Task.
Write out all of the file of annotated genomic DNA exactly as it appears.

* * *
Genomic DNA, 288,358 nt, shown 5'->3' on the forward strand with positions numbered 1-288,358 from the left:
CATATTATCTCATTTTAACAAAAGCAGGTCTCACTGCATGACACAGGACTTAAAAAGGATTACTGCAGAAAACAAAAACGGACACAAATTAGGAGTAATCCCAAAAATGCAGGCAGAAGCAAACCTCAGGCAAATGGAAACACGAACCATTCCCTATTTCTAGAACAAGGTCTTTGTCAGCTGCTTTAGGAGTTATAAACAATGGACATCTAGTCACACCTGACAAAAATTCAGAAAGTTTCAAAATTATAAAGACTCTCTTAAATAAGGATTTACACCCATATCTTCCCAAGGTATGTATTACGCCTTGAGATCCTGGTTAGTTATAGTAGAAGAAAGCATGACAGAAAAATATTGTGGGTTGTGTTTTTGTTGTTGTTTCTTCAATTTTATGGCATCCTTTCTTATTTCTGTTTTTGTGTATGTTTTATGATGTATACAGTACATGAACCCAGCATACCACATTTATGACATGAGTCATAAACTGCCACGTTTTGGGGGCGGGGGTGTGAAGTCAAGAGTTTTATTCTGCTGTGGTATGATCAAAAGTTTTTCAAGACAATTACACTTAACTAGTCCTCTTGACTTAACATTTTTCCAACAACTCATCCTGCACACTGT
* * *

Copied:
Genomic DNA, 288,358 nt, shown 5'->3' on the forward strand with positions numbered 1-288,358 from the left:
CATATTATCTCATTTTAACAAAAGCAGGTCTCACTGCATGACACAGGACTTAAAAAGGATTACTGCAGAAAACAAAAACGGACACAAATTAGGAGTAATCCCAAAAATGCAGGCAGAAGCAAACCTCAGGCAAATGGAAACACGAACCATTCCCTATTTCTAGAACAAGGTCTTTGTCAGCTGCTTTAGGAGTTATAAACAATGGACATCTAGTCACACCTGACAAAAATTCAGAAAGTTTCAAAATTATAAAGACTCTCTTAAATAAGGATTTACACCCATATCTTCCCAAGGTATGTATTACGCCTTGAGATCCTGGTTAGTTATAGTAGAAGAAAGCATGACAGAAAAATATTGTGGGTTGTGTTTTTGTTGTTGTTTCTTCAATTTTATGGCATCCTTTCTTATTTCTGTTTTTGTGTATGTTTTATGATGTATACAGTACATGAACCCAGCATACCACATTTATGACATGAGTCATAAACTGCCACGTTTTGGGGGCGGGGGTGTGAAGTCAAGAGTTTTATTCTGCTGTGGTATGATCAAAAGTTTTTCAAGACAATTACACTTAACTAGTCCTCTTGACTTAACATTTTTCCAACAACTCATCCTGCACACTGT